Christmas day has to be one of the most food-filled days of the year. For many of us, it will kick off with a full Irish breakfast quickly followed by a chocolate from the advent calendar, mince pies, and multiple cups of tea - and that's all before the main event. 

One person who won't be rolling themselves off the couch on December 25th, however, is Operation Transformation fitness expert, Karl Henry who insists that Christmas is no excuse to go off the rails.

"Christmas is the time of year that people classically put on, generally, from four to seven pounds. There are a couple of things that people can do to ensure they don't do that," says Karl.

"In terms of gear, obviously, a really good wind-proof and rain-proof jacket. If you're exercising, high-vis is crucial whether you're walking or cycling.

"Non-cotton based fabrics are really good. Cotton is terrible for cold weather because it gets heavy and damp so go with the lycra fabrics, sports fabrics and dry fit fabrics - they're well worth the money that you spend on them because they will keep you much more comfortable when you're exercising."

"Around Christmas, we tell our clients to do one hour a day of something. Whether it's a walk or a cycle - some fancy a surf at Christmas, they're mad. An hour a day of something will burn four or five hundred calories and that will balance out some of the treats."

"Definitely exercise on Christmas day. Get it out of the way early. I get up for an hour-hour and a half run in the morning, come home, get a shower and I can enjoy the rest of my day and have whatever I want. It's just another day, get it done early and you feel great for the day."

So, there you have it. If you want to follow in the footsteps of a fitness expert, get those runners on...

In the name of balance, however, we thought it best to speak with Ireland's Fittest Family and Operation Transformation presenter Kathryn Thomas about her Christmas day habits.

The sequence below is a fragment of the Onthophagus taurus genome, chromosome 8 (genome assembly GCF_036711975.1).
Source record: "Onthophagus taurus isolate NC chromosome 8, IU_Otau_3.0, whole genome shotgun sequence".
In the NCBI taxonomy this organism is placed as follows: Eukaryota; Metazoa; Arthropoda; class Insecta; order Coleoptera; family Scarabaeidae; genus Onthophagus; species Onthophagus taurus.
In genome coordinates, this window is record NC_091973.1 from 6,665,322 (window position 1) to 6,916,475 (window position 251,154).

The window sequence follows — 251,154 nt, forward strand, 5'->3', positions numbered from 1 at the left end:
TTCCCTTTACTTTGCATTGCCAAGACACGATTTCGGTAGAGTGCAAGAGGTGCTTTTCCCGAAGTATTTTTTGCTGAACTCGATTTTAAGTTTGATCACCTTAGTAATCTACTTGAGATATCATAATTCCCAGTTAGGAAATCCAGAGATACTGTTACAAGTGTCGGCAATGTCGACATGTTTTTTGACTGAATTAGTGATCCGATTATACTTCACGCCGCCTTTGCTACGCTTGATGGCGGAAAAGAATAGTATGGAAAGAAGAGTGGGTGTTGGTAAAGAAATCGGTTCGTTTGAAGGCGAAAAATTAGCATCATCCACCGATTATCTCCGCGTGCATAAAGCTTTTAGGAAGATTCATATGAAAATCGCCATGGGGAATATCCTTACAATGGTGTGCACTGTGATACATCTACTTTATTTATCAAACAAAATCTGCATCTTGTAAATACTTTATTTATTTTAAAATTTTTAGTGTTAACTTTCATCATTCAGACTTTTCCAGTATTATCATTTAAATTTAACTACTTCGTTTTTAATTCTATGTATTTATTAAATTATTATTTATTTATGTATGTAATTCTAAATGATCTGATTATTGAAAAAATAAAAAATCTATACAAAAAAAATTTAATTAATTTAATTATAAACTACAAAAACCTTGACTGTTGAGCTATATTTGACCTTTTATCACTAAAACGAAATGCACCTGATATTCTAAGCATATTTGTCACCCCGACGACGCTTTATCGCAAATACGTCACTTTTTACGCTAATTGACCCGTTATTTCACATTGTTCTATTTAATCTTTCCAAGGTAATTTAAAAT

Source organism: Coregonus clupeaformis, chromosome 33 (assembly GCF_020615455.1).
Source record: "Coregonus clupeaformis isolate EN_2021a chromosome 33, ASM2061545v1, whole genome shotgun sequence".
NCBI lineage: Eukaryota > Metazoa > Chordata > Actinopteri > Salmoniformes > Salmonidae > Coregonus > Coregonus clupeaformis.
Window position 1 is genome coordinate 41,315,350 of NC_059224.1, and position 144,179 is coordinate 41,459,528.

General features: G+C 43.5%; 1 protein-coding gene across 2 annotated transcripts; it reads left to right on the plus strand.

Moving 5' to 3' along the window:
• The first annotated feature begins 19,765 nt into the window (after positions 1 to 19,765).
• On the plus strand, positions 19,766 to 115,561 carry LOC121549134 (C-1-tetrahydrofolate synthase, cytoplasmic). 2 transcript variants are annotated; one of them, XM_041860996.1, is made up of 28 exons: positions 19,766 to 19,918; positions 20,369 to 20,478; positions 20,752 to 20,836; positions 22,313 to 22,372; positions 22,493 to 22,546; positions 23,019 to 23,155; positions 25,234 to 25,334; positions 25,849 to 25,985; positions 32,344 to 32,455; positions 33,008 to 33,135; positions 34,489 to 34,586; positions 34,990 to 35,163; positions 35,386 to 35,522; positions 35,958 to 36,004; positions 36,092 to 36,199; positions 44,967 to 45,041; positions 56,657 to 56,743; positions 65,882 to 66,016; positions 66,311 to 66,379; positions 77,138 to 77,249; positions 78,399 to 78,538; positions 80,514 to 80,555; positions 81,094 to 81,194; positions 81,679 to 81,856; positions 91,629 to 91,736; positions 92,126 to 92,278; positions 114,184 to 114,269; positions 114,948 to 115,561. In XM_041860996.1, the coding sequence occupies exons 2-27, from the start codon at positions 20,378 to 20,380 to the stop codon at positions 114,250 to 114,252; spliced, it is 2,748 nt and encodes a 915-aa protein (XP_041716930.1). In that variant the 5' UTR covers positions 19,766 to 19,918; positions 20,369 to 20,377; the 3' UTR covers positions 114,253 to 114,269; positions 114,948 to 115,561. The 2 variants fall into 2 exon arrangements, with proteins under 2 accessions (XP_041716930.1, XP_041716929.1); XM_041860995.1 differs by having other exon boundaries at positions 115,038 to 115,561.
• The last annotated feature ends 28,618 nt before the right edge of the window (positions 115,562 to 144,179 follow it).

As the owner of Pure Results Bootcamp, it would be easy to assume that dinner is a healthy affair, with just a few Brussel sprouts and some lean meat on offer but, as it turns out, this couldn't be further from the truth.

"I am the stereotypical, all guns blazing, [person]. In our house, it's the smoked salmon, the eggs, the bread and the prosecco for breakfast. Little mince pies, then out for a walk, back in to have to have a pre-Christmas-dinner dinner. That has to happen. Then you have the Christmas dinner, then you have mince pies and the Christmas cake and the Christmas pudding. Then you've got the chocolates."

"It's not really your average calorie day," she continued. "For me, Christmas is about overindulgence and it is about having the fun and the craic and not thinking about it."

Now, before you go cracking open the champagne, the fitness guru insists that she isn't giving any of us a free pass to go wild from Christmas until New Year's Day. Instead, she says we need to choose a few key nights to celebrate, after that, it should be business as usual.

So, there you have it, whether you go for a run in your Santa hat on Christmas morning or stay on the couch in your pajamas all day, there should be no guilt felt in doing either.

Go easy on yourself this Christmas, do all things in moderation, and if you do feel like you've overindulged, there's always a way to get back on track.